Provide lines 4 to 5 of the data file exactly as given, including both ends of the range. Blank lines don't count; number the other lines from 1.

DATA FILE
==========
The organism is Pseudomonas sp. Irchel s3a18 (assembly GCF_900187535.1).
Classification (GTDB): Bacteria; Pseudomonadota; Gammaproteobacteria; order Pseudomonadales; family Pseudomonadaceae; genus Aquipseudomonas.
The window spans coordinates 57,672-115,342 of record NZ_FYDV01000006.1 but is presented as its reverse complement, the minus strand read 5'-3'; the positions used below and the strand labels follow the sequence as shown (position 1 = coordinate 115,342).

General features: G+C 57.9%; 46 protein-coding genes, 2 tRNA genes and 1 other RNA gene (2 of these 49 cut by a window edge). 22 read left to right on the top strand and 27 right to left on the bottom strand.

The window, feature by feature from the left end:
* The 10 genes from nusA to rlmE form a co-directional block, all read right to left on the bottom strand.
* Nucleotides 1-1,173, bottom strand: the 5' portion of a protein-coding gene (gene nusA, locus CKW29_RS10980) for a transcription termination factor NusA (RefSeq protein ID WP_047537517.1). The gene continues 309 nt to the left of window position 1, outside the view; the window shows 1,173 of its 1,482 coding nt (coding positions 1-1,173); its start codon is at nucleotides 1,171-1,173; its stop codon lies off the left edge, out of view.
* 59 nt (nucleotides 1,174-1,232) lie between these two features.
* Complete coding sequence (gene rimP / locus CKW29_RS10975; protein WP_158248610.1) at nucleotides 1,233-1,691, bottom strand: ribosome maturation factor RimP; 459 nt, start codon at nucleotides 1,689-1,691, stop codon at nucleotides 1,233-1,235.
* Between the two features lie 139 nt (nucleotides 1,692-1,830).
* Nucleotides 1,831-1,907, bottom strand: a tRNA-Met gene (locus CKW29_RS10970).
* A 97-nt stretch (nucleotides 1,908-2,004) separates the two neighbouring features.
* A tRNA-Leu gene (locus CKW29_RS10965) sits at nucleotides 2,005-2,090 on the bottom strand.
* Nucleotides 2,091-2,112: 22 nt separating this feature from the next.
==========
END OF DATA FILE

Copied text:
General features: G+C 57.9%; 46 protein-coding genes, 2 tRNA genes and 1 other RNA gene (2 of these 49 cut by a window edge). 22 read left to right on the top strand and 27 right to left on the bottom strand.

The window, feature by feature from the left end: